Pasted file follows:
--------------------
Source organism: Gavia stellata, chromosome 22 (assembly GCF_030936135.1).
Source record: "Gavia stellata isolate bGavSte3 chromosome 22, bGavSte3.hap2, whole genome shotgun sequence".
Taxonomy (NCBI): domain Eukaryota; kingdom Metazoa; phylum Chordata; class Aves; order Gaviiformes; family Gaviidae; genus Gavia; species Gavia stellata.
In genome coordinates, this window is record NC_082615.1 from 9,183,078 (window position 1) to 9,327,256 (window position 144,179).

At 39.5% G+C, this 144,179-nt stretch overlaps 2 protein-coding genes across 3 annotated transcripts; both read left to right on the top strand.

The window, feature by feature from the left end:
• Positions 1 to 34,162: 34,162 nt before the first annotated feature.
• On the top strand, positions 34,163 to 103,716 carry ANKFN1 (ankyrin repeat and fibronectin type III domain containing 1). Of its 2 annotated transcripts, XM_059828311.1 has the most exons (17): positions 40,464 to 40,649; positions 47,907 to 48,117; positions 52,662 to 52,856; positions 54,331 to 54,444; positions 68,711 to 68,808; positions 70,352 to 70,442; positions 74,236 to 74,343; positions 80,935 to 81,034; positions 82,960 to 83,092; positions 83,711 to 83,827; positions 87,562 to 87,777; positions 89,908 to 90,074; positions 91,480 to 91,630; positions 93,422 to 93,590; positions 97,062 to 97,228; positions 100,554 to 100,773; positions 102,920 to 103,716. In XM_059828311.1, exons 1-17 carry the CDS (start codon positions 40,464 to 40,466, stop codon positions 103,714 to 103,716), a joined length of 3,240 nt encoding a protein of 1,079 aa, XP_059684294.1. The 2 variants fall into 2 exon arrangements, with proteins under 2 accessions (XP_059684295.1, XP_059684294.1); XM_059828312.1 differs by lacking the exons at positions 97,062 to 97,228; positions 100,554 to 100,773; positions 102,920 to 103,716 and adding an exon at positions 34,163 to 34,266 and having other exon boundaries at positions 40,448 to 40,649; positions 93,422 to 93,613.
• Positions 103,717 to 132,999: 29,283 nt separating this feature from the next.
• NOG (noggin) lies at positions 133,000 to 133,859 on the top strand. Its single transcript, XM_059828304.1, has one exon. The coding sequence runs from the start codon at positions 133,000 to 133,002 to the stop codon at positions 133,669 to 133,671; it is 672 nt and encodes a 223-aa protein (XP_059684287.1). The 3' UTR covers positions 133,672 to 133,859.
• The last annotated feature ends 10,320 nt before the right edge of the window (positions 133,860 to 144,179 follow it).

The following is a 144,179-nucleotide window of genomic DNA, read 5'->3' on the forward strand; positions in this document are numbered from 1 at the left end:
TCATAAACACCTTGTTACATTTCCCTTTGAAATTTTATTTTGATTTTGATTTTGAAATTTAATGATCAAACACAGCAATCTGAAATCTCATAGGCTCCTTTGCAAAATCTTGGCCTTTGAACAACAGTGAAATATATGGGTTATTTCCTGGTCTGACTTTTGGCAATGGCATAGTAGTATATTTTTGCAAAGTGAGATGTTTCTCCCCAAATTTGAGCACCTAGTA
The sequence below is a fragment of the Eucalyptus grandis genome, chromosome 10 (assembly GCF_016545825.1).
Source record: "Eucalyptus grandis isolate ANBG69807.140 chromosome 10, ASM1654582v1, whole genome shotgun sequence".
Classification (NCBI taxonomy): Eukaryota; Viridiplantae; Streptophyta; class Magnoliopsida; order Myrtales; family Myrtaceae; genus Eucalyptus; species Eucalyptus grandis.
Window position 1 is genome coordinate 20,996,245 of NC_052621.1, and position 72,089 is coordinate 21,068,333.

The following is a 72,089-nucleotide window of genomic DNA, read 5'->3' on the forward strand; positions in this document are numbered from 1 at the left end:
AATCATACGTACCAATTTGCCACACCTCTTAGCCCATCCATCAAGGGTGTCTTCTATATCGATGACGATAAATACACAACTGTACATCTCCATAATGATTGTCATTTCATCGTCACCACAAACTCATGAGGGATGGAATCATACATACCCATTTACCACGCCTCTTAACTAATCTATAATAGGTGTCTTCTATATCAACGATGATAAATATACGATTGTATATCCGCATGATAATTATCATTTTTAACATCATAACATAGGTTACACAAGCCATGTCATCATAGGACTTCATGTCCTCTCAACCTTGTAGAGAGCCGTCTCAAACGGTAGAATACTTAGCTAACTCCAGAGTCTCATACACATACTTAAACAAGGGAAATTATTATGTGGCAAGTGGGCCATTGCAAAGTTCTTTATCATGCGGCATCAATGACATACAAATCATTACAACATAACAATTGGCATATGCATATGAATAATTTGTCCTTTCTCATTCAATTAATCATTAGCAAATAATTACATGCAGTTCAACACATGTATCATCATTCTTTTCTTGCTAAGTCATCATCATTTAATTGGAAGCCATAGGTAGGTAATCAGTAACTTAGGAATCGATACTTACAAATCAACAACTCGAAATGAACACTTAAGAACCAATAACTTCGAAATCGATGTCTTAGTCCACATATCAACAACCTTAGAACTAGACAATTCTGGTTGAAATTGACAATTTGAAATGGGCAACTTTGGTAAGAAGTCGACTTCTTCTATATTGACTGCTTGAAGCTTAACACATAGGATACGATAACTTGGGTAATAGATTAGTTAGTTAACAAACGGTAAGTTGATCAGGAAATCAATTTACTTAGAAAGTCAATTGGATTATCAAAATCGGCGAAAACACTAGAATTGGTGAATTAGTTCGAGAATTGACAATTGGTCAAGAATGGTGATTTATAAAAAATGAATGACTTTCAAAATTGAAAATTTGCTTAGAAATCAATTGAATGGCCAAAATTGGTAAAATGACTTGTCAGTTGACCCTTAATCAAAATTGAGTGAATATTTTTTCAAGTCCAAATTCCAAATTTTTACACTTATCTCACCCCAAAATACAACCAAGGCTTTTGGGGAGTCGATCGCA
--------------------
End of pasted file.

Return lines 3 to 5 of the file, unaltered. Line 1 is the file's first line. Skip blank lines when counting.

Taxonomy (NCBI): domain Eukaryota; kingdom Metazoa; phylum Chordata; class Aves; order Gaviiformes; family Gaviidae; genus Gavia; species Gavia stellata.
In genome coordinates, this window is record NC_082615.1 from 9,183,078 (window position 1) to 9,327,256 (window position 144,179).

At 39.5% G+C, this 144,179-nt stretch overlaps 2 protein-coding genes across 3 annotated transcripts; both read left to right on the top strand.